Multiple myeloma is a B-cell cancer caused by malignant plasma cells. It's a tough-to-treat cancer, with many patients undergoing multiple treatments over time. Eventually, patients whose disease returns despite receiving multiple prior treatments are left with few treatment options. Eventually, that could change if early-stage trial results reported by bluebird bio (NASDAQ:BLUE) are confirmed in future trials.
First, some background
B-cells are immune system cells that fight infection and disease. When B cells attack infection, they mature into plasma cells that make antibodies and that are mostly found in the bone marrow, or the soft tissue that's found inside some hollow bones.
When B-cells are cancerous, they can produce tumors in the bone, as well as other places. If a patient has more than one tumor, then that patient is diagnosed with multiple myeloma. Eventually, cancerous cells in the bone marrow crowd out normal blood cells, and proteins released by them can build up and organ damage.
According to the National Cancer Institute, over 30,000 new cases of myeloma are diagnosed in the U.S. every year. Currently, theses patients are treated with various approaches, including biologics, such as Celgene's (NASDAQ:CELG) Revlimid, corticosteroids, chemotherapy, and stem cell transplants. If a patient's disease returns, or it fails to respond to a treatment, then a different treatment option is tried. Unfortunately, this approach falls short for many multiple myeloma patients, and as a result, the five-year survival rate for the disease is only about 50%.
A big market
Revlimid is one of the top-selling drugs in the world, with third-quarter sales of $1.9 billion, up 30% year over year, and expected full-year sales of "approximately $7 billion." Revlimid is commonly used in first- and second-line treatment of multiple myeloma, but Celgene also markets Pomalyst, which is commonly used in the third-line setting. In the third quarter, Pomalyst sales were $341 million, up 33% from a year ago.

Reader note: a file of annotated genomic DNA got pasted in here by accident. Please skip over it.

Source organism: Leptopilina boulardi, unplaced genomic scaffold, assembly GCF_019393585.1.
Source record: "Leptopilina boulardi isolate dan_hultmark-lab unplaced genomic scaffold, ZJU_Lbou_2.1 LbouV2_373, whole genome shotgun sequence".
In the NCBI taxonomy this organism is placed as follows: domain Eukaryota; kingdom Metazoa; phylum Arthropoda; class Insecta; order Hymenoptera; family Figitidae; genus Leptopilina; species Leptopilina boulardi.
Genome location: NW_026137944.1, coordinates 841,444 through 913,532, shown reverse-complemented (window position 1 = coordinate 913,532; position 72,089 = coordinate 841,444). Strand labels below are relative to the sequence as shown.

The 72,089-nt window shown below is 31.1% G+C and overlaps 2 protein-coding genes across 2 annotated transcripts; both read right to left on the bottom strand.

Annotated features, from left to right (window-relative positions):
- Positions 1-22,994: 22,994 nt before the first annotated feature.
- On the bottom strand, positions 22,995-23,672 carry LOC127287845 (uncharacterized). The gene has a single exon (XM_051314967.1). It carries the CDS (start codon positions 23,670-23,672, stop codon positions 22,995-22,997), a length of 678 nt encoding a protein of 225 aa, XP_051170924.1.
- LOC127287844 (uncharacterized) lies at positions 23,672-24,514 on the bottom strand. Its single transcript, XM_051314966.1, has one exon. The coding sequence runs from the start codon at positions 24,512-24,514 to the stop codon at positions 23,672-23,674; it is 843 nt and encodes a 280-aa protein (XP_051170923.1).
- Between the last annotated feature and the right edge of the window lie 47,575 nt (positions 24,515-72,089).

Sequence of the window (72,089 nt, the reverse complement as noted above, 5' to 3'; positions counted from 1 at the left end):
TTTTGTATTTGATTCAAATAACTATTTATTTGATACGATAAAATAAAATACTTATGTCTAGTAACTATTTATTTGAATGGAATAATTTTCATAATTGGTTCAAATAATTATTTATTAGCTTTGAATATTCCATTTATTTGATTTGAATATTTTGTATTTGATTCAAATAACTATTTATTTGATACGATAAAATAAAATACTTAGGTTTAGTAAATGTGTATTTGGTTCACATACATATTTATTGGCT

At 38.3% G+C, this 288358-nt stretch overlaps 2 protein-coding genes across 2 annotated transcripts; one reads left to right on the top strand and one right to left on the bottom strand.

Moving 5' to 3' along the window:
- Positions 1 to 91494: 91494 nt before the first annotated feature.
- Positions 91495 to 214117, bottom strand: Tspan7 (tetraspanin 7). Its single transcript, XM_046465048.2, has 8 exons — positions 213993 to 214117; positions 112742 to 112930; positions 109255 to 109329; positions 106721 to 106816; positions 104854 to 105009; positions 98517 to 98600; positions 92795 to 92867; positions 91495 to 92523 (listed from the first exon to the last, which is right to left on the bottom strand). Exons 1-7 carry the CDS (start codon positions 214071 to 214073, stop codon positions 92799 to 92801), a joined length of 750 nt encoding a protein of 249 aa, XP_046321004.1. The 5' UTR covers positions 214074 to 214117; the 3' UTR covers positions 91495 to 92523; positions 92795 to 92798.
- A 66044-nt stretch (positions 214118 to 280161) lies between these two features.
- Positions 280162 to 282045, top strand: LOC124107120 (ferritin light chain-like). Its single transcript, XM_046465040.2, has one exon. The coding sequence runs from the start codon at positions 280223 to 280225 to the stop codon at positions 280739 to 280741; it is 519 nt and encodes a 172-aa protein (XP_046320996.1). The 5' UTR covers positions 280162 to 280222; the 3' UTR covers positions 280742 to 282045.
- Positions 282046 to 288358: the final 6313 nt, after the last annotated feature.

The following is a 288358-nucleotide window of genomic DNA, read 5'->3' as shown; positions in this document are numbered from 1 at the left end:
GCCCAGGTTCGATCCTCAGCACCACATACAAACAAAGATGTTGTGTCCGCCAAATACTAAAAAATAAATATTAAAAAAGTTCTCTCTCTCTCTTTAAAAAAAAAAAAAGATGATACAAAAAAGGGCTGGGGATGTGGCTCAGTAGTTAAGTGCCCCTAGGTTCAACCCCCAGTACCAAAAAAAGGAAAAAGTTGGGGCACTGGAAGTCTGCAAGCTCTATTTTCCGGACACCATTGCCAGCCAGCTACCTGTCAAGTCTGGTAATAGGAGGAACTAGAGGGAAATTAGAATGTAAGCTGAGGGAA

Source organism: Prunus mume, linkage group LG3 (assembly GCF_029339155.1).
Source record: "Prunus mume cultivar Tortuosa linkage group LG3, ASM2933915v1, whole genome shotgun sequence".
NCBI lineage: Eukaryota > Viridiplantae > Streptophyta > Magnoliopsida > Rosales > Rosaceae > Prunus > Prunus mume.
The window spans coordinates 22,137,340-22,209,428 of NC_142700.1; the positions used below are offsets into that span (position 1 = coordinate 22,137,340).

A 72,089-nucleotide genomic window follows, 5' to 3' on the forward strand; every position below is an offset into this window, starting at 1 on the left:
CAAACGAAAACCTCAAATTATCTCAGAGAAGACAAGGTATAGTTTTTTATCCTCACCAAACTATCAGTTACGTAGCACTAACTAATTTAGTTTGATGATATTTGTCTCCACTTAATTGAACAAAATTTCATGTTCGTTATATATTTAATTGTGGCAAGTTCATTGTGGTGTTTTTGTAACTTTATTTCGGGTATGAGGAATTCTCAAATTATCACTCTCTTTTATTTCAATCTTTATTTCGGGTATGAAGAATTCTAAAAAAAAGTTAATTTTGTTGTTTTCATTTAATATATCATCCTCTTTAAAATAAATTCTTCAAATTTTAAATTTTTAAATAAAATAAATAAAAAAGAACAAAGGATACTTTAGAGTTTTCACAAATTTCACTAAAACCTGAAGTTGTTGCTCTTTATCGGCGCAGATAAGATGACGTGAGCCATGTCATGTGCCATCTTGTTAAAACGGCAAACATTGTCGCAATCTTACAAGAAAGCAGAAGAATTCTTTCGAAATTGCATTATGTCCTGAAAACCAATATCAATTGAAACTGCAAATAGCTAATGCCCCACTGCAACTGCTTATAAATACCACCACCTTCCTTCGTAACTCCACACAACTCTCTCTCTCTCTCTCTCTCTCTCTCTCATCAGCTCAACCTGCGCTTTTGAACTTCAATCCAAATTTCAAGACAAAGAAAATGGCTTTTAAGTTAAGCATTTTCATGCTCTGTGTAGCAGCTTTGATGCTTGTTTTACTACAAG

Other multiple myeloma drugs that are used in treatment include Velcade, Kyprolis, Darzalex, and Empliciti. Often, these other drugs are used in combination with Revlimid.
Overall, GBI research estimates that the global market for multiple myeloma treatment was worth $7.3 billion in 2014 -- and that it will grow to be worth nearly $9 billion in 2021.
A major advance
In patients who have exhausted current available treatments, Bluebird may someday provide a new option.
Yesterday, Bluebird announced interim results from a small, nine-person study of bb2121, a chimeric antigen receptor T-cell therapy (CAR-T) that targets BCMA, a protein selectively expressed by B-lineage cells, including multiple myeloma cells.
The company's ongoing phase 1 trial is designed to establish a safe dose of bb2121; however, in addition to reporting that there were "no dose-limiting toxicities to date, no grade 3 or grade 4 cytokine release syndrome or grade 3 or grade 4 neurotoxicity observed," the company also reported that 78% of patients responded to bb2121, including two patients who remained complete responders at the four- and six-month marks, respectively.
The results are incredibly intriguing because, on average, patients participating in this trial had seen their disease return despite having already received a median six prior therapies. Further, the absence of dose-limiting toxicity suggests that higher, potentially more-effective doses can be evaluated further in future studies.
There's a long development road ahead for bb2121, but Bluebird is partnered up with Celgene on bb2121's development, so there's a lot of experience and insight available that could help speed this drug's progress along.
According to ClinicalTrials.gov, complete data from this phase 1 trial of bb2121 isn't expected until 2018, and afterwards, bb2121 will likely have to be proven safe and effective in additional, larger studies before an application for approval can be filed with the FDA.
Nevertheless, bb2121's early results hint at a potential to someday reshape multiple myeloma treatment, and that potential shouldn't be ignored altogether. After all, this is a big and important market, and the FDA has shown a willingness to accelerate drugs that target cancer to market.